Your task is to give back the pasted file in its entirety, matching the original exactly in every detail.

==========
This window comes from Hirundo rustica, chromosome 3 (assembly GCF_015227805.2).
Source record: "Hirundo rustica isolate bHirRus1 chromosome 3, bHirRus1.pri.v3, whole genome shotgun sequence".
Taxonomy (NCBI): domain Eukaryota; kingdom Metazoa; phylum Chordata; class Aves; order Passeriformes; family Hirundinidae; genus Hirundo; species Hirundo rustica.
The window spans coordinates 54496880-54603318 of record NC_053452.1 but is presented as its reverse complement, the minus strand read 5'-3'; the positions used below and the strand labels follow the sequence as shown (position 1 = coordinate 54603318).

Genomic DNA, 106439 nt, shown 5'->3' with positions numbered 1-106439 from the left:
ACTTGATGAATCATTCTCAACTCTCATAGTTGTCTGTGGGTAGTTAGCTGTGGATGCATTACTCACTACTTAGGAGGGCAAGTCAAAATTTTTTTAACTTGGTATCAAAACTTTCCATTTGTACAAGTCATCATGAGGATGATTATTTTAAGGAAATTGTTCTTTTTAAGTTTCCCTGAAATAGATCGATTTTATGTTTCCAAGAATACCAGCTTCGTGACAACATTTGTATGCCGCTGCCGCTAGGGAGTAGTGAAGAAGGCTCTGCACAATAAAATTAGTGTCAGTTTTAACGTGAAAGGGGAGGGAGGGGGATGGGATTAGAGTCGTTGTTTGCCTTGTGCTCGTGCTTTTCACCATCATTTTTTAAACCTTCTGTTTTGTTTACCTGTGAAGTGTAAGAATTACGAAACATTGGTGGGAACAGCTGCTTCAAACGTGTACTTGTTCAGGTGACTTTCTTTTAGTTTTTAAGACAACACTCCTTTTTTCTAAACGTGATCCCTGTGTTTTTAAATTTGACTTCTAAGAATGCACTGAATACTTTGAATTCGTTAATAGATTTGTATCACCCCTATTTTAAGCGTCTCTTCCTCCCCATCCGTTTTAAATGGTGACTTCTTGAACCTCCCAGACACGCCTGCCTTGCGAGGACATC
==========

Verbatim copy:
This window comes from Hirundo rustica, chromosome 3 (assembly GCF_015227805.2).
Source record: "Hirundo rustica isolate bHirRus1 chromosome 3, bHirRus1.pri.v3, whole genome shotgun sequence".
Taxonomy (NCBI): domain Eukaryota; kingdom Metazoa; phylum Chordata; class Aves; order Passeriformes; family Hirundinidae; genus Hirundo; species Hirundo rustica.
The window spans coordinates 54496880-54603318 of record NC_053452.1 but is presented as its reverse complement, the minus strand read 5'-3'; the positions used below and the strand labels follow the sequence as shown (position 1 = coordinate 54603318).

Genomic DNA, 106439 nt, shown 5'->3' with positions numbered 1-106439 from the left:
ACTTGATGAATCATTCTCAACTCTCATAGTTGTCTGTGGGTAGTTAGCTGTGGATGCATTACTCACTACTTAGGAGGGCAAGTCAAAATTTTTTTAACTTGGTATCAAAACTTTCCATTTGTACAAGTCATCATGAGGATGATTATTTTAAGGAAATTGTTCTTTTTAAGTTTCCCTGAAATAGATCGATTTTATGTTTCCAAGAATACCAGCTTCGTGACAACATTTGTATGCCGCTGCCGCTAGGGAGTAGTGAAGAAGGCTCTGCACAATAAAATTAGTGTCAGTTTTAACGTGAAAGGGGAGGGAGGGGGATGGGATTAGAGTCGTTGTTTGCCTTGTGCTCGTGCTTTTCACCATCATTTTTTAAACCTTCTGTTTTGTTTACCTGTGAAGTGTAAGAATTACGAAACATTGGTGGGAACAGCTGCTTCAAACGTGTACTTGTTCAGGTGACTTTCTTTTAGTTTTTAAGACAACACTCCTTTTTTCTAAACGTGATCCCTGTGTTTTTAAATTTGACTTCTAAGAATGCACTGAATACTTTGAATTCGTTAATAGATTTGTATCACCCCTATTTTAAGCGTCTCTTCCTCCCCATCCGTTTTAAATGGTGACTTCTTGAACCTCCCAGACACGCCTGCCTTGCGAGGACATC